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Still Searching? Have You Tried...?

Its the end of the term, the sun is out (finally!) and everyone is packing up to head off to see friends, start an internship, go to a new career or something. Or maybe not. Maybe schools over and you're still looking for something to do with your time and you feel like you've exhausted every resource out there. But have you?

Here's the first half of my top ten list of things to be using for your job or internship search. One resource often is not enough for a successful search; it often takes a combination of things and a little bit of networking to make your search make you happy.

Throughout all of this, networking is key. I recently had a SI student come to me and tell me that throughout this term, what he had learned was that an ounce of networking was worth one thousand pounds of portfolio and cover letter writing. So true! And it made me laugh, because as important as those formal job search tools are, if you don't follow up on them or get someone to advocate for you, sometimes a great cover letter isn't good enough. So that's numero UNO. If you haven't met with me or Joanna, your faculty, your friends, your parents, the UM Career Center, alumni, and let them know that you are SEARCHING for a JOB and effectively let them know what you want and why you’re good, then you're not networking.

Numero Dos: iTrack. I'm not talking about the jobs in iTrack -- well, at least not just jobs in iTrack. iTrack has so many other functionalities that I don’t think people really use. For example, did you know that you can look at the contact information of over 4000 companies in iTrack? This is a new resource that was recently released, but its true. 4000 companies, organizations, libraries, non-profits, government departments, whatever you want. There's one in there for you. And if the one you're not looking for isn't in there, let me know and we'll do some outreach immediately. You can also look at the Archived Jobs and Employer Information to see what jobs got posted last week, last month, last term, or last year. This is useful because most internships – and a lot of jobs too -- are cyclical and sometimes an organization may have forgotten to post a great internship with us this year that they did last year. So, check that option out too!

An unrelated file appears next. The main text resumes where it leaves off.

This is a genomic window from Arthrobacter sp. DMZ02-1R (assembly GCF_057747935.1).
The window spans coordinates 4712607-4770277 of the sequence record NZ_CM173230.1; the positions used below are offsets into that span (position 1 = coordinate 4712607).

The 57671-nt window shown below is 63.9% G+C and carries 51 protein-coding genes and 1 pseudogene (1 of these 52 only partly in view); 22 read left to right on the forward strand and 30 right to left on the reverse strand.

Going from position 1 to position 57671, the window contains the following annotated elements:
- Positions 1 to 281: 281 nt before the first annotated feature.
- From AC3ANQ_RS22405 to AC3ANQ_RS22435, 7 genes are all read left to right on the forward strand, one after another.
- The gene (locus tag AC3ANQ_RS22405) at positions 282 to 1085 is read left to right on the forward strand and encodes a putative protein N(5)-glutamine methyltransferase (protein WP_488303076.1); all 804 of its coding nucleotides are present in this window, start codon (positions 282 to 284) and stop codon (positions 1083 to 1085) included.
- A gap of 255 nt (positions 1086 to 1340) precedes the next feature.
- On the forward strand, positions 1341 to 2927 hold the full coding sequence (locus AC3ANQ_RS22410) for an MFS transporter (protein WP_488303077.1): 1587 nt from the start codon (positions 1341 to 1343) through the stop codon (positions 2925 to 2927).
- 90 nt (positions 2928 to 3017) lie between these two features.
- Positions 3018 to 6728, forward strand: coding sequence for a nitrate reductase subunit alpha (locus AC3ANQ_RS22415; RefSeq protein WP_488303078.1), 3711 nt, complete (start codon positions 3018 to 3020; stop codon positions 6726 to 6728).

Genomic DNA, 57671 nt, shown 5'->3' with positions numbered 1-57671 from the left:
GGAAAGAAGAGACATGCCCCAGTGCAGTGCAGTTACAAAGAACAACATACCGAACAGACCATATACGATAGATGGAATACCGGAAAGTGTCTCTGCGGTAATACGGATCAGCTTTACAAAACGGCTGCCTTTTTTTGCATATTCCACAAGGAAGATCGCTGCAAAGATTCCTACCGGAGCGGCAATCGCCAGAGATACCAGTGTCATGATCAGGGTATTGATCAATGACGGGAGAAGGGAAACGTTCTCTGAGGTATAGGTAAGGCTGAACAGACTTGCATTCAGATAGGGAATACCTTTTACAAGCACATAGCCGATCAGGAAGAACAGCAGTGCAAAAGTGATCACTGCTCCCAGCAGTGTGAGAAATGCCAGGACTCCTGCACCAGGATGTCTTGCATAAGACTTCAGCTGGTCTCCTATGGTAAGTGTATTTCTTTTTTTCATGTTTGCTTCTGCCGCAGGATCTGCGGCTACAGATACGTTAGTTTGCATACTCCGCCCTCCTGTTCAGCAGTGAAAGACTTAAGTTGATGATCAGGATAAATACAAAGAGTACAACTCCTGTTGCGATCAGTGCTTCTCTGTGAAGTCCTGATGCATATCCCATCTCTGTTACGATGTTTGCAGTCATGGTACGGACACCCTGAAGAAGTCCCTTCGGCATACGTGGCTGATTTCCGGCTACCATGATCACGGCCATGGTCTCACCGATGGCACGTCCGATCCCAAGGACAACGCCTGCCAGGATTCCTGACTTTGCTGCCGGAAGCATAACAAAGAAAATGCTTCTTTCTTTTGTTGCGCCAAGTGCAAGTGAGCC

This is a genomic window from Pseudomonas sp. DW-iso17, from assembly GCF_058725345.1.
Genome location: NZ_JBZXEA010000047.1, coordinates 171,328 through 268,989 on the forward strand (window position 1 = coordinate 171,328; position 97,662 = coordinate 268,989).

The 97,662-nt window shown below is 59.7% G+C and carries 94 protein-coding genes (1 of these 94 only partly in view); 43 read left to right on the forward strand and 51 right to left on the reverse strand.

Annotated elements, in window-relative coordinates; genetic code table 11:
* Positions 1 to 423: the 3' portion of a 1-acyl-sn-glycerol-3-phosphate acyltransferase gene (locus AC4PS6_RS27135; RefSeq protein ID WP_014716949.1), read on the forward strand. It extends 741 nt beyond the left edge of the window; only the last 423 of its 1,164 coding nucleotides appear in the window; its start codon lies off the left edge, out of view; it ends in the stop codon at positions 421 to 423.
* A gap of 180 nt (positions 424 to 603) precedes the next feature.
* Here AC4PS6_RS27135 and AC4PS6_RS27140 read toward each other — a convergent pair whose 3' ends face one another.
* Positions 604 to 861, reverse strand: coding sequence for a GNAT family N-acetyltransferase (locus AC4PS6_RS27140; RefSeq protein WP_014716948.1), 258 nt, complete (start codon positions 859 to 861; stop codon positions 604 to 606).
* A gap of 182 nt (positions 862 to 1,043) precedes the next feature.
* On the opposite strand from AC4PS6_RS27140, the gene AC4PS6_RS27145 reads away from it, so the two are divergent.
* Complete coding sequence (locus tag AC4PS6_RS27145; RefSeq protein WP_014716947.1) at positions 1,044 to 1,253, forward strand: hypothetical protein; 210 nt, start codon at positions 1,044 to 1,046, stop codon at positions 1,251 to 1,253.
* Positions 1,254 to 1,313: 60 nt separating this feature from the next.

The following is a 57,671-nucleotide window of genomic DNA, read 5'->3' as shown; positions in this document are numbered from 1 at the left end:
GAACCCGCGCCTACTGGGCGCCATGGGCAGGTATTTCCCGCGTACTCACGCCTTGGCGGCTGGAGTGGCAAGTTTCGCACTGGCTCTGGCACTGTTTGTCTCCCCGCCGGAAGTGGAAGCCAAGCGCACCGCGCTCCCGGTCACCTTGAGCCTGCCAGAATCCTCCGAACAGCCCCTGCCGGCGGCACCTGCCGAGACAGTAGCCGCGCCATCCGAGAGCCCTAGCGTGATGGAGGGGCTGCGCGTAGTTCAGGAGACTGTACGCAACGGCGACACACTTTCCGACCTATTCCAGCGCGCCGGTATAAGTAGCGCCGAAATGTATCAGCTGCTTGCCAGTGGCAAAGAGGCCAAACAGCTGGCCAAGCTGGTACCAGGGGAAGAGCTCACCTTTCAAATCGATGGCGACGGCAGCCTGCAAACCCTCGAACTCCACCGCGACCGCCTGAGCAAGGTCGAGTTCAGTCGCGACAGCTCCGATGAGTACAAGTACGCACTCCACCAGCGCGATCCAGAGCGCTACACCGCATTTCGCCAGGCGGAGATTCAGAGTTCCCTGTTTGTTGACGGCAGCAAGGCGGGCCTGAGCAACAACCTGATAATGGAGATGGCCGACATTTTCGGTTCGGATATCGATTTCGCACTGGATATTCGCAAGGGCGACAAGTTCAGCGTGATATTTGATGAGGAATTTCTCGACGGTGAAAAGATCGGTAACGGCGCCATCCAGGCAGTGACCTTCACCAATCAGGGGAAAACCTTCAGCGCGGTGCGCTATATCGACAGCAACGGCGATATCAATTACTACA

Numero Tres (I don't know why I'm counting in Spanish, but I just am!): Listservs. These are my favorites! Not only does reading all these fabulous listservs make me learn about trends in the areas that you are interested in, but there are great discussions and job postings out there. If you aren't on at least one specialization-relevant listserv, you are missing out! You can link to our online resources at http://www.si.umich.edu/careers/online-resources.htm click on your specialization and in the PDF find a list of listservs that you can sign up for. I'm serious -- this is where its at. And don't just read these listservs, ask questions! Join discussions! Ask if anyone is looking for an intern or if they know of any openings. It never hurts to ask. I see students from other schools ask questions all the time (and the occasional UM-SI student).